Hamlet by William Shakespeare. Directed by Tyler Taustin. Staged by the Brown Box Theatre, at various outdoor locations in the Boston area (check the company’s website), through August 27.

A free performance of the Bard’s tragedy about resisting the siren call of the “undiscovered country”: “Shakespeare’s pivotal work delves deep into the recesses of human consciousness in a raw and unforgiving examination of a treacherous political landscape and one Prince’s struggle with the weighty consequences of action, inaction, pain, numbness, and the ever-terrifying unknown.”

Persona by Ingmar Bergman. Adapted by and directed by Robert Knopf. Staged by the Harbor Stage Company at 15 Kendrick Avenue, Wellfleet Harbor, Wellfleet, MA, through September 2.

The world premiere of what could be a very interesting transfer from film — Bergman’s modernist meditation on the instability of identity — to the stage. “When a traumatized actress and her talkative nurse seek refuge at a seaside retreat, their relationship with the natural world — and each other — prompts a heady exploration of identity, isolation, and intimacy.”

Out of the Mouths of Babes written and directed by Israel Horowitz. Staged by Gloucester Stage, 267 Main Street, Gloucester, MA, through September 2.

The New England premiere of a new comedy by Israel Horowitz: “Four women arrive in Paris for the funeral of the 100-year-old man who loved each of them–at times variously, at times simultaneously. For 24 hours they share his apartment, delicious secrets, and a dead cat.” Paula Plum stars. The script is currently en route to its premiere in London’s West End. (There will be a live cat onstage in this production.)

Actually by Anna Ziegler. Directed by Lileana Blain-Cruz. Staged by the Williamstown Theatre Festival (Co-World Premiere with Geffen Playhouse) on the Nikos Stage, Williamstown, MA, through August 20.

A world premiere of a script about intimacy and responsibility, power and provocation, privilege and protocol. “Amber and Tom are freshmen at Princeton University, where their experiences so far have only two things in common: drunken parties and a desire to fit in. But when they meet, their common experience becomes anything but, and their moral mettle is put to the test.”

A glimpse of Praxis Theatre's production of "Julius Caesar."

A glimpse of Praxis Theatre’s production of “Julius Caesar.”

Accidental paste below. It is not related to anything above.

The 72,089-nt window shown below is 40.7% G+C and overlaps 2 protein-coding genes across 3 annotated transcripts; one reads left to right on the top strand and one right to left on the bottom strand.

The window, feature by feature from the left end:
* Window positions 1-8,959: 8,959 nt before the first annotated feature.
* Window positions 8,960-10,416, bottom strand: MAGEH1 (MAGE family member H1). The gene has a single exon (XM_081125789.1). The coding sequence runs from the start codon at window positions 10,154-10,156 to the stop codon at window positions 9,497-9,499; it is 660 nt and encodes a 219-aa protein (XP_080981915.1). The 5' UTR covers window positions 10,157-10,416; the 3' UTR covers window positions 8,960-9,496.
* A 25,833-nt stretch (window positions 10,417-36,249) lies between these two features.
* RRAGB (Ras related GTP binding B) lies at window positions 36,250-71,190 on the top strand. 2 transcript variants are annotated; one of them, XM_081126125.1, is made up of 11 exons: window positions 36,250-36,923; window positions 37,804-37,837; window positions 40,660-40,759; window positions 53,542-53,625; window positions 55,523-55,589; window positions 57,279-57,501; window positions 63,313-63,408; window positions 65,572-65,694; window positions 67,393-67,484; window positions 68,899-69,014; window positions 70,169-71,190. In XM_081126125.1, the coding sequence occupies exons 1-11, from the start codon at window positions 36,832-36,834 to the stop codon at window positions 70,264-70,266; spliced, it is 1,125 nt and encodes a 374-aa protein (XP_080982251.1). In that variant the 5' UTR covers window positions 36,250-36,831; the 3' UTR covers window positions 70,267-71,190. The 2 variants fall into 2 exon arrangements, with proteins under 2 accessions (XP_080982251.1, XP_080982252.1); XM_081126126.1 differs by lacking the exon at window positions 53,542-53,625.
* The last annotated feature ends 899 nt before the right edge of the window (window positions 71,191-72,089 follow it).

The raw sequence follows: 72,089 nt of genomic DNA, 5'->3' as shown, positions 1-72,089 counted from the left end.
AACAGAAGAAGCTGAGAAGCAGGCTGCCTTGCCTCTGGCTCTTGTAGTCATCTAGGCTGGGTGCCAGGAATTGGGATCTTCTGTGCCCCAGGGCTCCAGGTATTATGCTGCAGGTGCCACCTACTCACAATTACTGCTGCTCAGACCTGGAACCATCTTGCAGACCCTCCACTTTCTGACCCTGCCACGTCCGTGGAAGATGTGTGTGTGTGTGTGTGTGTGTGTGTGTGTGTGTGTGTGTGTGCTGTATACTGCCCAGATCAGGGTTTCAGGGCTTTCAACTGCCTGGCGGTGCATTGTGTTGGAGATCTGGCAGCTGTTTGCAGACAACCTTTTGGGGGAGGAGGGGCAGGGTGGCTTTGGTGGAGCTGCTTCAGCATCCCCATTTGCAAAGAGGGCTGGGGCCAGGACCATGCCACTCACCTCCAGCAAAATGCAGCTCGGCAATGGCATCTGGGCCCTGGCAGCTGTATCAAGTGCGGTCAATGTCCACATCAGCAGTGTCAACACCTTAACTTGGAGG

Julius Caesar by William Shakespeare. Directed by Kim Carrell. Staged by Praxis Stage at a pair of outdoor venues, Danehy Park and Longfellow Park, through August 27. Check the company’s website for times and locations.

A free production of the Bard’s version of regime change in ancient Rome: “…an exploration of the line between patriotism and personal ambition, the resistance to living as an underling, and the human costs of the choices leaders make to ‘let slip the dogs of war.'” See Arts Fuse interview.

The Doctor’s Dilemma by George Bernard Shaw. Directed by Gus Kaikkonen. Staged by the Peterborough Players at 55 Hadley Road in Peterborough, NH, August 16 through 27.

A revival of GBS’s wonderful 1906 tragicomedy about love, male privilege, art, germs, whose life is worth saving, and the hunger for medical profit.

Folk by Tom Welles. Director by James Warwick. Staged by the Chester Theatre Company at the Chester Town Hall, 15 Middlefield Road in Chester, MA, from August 17 through 27.

The American premiere of a “play infused with song.” “For Winnie, a Guinness-hoisting nun, and Stephen, a shy maintenance worker, Friday nights are for playing and singing. Until fifteen-year-old Kayleigh lobs a brick through Winnie’s window. These three band together into the unlikeliest of folk trios, and an equally unexpected family.”

Burn All Night, Book and Lyrics by Andy Mientus. Music by Van Hughes, Nick LaGrasta, and Brett Moses. Choreography by Sam Pinkleton. Directed by Jenny Koons. Staged by the American Repertory Theater at the Loeb Drama Center, August 18 through September 8.

The world premiere of yet another musical from the American Repertory Theater geared to the appetites of younger theatergoers. “In an age of uncertainty, four lost souls come to the city in search of themselves. An unflinching look at being young on the eve of global catastrophe.” The world may be ending — so let’s sing, sing, sing.